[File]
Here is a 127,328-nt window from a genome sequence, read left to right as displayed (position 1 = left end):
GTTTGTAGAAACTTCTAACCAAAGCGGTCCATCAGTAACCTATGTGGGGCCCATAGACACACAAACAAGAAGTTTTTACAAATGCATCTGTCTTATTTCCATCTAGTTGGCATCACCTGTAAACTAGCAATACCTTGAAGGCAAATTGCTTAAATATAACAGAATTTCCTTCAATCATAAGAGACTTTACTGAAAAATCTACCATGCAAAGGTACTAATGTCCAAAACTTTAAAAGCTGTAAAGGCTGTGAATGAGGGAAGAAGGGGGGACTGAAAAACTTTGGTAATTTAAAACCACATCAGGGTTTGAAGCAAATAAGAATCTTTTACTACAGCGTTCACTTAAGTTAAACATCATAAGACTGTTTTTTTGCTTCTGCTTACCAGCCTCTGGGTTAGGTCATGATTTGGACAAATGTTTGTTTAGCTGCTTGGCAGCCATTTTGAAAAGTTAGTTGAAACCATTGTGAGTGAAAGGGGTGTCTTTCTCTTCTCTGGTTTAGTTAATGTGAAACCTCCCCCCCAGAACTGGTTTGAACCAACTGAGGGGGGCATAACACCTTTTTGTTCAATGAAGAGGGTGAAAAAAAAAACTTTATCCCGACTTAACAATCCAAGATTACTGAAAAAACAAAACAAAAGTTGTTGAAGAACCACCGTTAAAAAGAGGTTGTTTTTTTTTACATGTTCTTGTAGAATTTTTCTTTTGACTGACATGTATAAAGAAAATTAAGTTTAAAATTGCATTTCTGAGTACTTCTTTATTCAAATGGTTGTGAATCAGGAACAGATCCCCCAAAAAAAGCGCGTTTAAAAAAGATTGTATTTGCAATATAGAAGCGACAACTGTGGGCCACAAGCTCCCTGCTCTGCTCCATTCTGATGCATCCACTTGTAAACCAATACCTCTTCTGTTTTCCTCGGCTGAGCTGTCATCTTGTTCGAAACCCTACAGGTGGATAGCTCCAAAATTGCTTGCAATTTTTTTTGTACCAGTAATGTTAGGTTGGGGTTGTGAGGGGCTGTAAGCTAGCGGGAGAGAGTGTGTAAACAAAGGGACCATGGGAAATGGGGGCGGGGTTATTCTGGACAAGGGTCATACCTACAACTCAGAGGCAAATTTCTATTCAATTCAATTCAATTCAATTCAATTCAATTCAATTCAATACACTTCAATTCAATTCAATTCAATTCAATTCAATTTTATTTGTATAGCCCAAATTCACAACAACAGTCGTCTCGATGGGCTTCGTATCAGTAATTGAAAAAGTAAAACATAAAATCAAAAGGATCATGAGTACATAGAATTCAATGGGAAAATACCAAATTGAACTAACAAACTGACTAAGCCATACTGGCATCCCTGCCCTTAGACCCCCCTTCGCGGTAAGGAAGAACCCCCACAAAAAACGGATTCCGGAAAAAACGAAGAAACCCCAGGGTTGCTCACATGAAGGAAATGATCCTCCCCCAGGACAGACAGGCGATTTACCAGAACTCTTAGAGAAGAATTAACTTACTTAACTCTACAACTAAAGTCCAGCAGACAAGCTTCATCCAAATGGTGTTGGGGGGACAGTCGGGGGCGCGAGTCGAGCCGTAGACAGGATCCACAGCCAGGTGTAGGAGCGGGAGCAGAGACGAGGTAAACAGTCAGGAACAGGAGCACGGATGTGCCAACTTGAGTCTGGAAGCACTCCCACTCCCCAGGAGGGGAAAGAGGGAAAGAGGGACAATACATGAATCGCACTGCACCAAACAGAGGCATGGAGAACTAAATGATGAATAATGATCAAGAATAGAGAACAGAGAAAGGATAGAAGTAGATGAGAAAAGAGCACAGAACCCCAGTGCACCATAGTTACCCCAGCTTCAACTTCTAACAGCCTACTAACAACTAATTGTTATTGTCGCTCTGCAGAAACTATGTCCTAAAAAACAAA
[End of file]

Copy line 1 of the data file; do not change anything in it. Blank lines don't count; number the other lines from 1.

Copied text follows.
Here is a 127,328-nt window from a genome sequence, read left to right as displayed (position 1 = left end):